If you’re not already taking full advantage of those other retirement accounts, using life insurance as an investment should be the last thing on your mind.

When Does Permanent Life Insurance Makes Sense?

For most people, life insurance will never make sense as an investment. But that doesn’t mean that permanent life insurance is useless.

Here are a few situations in which it can make sense:

  1. You have a child with special needs and want to ensure that he or she will always have plenty of financial resources, no matter what.
  2. You have millions of dollars potentially subject to estate taxes and you want to use life insurance as a way to preserve that money when it’s passed on to your family.
  3. You’re already maxing out ALL other tax-advantaged accounts, you want to save more for retirement, and your income is high enough that the tax benefits offered by life insurance are attractive.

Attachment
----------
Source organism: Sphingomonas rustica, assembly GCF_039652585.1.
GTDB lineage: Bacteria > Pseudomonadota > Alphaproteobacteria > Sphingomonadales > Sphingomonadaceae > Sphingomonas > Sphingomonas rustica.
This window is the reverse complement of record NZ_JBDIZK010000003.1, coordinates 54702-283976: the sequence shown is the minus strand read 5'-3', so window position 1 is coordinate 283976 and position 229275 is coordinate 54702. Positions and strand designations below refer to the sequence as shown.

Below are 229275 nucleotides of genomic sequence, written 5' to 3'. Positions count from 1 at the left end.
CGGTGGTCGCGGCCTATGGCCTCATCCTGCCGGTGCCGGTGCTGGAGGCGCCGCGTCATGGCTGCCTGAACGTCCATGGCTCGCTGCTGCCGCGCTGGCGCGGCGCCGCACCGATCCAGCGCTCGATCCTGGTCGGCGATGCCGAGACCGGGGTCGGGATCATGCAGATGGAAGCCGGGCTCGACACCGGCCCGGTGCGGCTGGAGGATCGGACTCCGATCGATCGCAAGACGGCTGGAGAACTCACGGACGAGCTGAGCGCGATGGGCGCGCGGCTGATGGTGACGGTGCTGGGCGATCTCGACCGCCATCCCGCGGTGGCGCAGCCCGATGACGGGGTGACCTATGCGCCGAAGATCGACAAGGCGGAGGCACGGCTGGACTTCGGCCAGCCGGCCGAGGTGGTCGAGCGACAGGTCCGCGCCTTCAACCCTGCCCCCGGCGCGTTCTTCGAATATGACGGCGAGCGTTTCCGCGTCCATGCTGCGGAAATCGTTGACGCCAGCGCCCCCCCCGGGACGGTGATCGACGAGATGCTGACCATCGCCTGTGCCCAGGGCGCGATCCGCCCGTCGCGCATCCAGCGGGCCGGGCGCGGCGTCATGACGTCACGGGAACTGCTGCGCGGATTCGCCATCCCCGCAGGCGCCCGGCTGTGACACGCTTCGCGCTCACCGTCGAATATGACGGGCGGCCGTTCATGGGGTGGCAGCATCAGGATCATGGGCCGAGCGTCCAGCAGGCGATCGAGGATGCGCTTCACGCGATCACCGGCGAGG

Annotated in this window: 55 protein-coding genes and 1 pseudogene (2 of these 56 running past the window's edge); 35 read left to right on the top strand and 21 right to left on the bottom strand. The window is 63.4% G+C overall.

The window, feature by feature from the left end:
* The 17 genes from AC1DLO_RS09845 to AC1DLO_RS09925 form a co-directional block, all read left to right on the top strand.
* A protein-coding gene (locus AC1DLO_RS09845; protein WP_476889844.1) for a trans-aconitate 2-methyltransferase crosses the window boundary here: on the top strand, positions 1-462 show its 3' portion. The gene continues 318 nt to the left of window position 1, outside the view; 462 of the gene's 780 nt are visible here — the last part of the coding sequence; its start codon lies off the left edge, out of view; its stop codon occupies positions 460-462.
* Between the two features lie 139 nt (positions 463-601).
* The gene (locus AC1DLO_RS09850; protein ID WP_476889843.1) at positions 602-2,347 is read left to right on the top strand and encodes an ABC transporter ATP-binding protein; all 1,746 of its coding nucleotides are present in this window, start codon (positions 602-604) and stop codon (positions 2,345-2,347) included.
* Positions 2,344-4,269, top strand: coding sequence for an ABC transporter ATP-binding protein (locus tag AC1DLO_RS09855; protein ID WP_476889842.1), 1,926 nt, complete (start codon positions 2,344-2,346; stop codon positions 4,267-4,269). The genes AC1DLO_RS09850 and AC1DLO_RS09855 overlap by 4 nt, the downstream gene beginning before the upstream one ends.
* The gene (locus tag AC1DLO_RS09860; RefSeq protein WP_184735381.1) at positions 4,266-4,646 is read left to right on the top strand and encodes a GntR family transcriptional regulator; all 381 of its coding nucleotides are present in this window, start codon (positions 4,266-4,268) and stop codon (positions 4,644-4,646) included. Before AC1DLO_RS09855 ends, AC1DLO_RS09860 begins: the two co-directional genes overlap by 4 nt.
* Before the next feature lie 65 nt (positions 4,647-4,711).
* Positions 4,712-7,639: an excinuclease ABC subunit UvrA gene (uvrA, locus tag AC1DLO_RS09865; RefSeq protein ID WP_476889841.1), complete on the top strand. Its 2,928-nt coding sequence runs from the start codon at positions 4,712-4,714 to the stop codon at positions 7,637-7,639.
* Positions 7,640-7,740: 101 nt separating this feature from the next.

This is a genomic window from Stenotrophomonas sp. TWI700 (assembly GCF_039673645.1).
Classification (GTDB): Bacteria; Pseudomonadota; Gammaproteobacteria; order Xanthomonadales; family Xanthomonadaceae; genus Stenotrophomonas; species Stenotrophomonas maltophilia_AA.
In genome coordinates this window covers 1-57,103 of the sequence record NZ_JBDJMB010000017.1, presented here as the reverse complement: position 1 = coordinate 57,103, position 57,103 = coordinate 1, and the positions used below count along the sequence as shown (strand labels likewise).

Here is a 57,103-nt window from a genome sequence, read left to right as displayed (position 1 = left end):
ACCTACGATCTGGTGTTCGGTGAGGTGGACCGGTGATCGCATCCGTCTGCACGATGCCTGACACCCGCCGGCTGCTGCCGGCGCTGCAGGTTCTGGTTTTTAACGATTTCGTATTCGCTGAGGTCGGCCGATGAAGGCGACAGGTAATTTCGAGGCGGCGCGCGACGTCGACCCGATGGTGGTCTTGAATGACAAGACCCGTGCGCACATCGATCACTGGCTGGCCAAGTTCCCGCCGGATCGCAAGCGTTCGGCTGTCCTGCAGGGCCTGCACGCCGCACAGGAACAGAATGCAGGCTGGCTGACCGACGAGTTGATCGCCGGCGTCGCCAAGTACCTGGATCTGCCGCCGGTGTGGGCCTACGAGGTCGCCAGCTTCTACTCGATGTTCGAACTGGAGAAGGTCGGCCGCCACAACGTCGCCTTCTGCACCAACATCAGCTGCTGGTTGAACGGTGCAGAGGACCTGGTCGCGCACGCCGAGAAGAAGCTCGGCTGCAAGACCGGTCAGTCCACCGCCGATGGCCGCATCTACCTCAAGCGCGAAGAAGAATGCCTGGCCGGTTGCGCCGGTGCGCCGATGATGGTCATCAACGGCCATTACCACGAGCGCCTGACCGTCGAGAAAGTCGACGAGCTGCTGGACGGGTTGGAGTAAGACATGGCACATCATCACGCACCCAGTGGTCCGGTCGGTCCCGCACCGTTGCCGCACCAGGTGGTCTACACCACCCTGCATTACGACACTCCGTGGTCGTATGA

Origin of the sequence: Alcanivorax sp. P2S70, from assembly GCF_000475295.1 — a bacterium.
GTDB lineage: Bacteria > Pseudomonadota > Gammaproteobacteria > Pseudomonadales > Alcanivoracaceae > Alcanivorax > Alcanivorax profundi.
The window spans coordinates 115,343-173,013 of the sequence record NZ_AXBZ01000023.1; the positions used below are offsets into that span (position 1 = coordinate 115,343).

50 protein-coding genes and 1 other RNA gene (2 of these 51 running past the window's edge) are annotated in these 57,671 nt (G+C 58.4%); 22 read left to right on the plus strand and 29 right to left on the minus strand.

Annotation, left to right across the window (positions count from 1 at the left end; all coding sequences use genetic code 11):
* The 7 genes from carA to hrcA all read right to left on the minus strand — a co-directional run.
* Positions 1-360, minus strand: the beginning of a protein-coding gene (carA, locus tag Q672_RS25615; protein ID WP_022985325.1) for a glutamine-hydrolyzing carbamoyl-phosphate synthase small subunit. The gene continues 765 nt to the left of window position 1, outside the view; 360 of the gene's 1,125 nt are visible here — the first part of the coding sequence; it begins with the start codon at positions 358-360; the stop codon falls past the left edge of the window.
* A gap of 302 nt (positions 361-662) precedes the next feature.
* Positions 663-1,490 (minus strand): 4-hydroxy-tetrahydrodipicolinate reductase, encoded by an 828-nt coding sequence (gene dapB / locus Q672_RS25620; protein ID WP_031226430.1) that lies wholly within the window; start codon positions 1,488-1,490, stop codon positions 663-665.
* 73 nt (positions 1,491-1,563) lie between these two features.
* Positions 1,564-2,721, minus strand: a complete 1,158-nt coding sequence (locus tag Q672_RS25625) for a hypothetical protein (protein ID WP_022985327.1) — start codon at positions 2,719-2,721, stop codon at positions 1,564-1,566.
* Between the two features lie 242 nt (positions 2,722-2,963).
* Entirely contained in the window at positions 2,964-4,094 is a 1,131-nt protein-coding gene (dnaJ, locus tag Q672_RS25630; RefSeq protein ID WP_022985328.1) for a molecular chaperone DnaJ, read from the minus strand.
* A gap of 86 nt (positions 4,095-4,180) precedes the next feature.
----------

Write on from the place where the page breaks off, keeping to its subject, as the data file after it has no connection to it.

In all three of those cases, you’d want to work with a specialist who could design a policy to meet your specific needs, minimize fees, and maximize the amount of money that stays in your pocket. The whole life insurance policies most agents offer will not meet those criteria.

‘Too Good to Be True’ Usually Is

The whole life insurance pitch sounds good. Guaranteed returns, tax-free growth, tax-free withdrawals, and money available for any need at any time.

Who says no to that?

Of course, when something sounds too good to be true, it usually is, and this is no exception. Life insurance is typically not a good investment and in most cases you’ll be better off avoiding it.

Matt Becker is a fee-only financial planner and the founder of Mom and Dad Money, where he helps new parents take control of their money so they can take care of their families. His free book, The New Family Financial Road Map, guides parents through the all most important financial decisions that come with starting a family.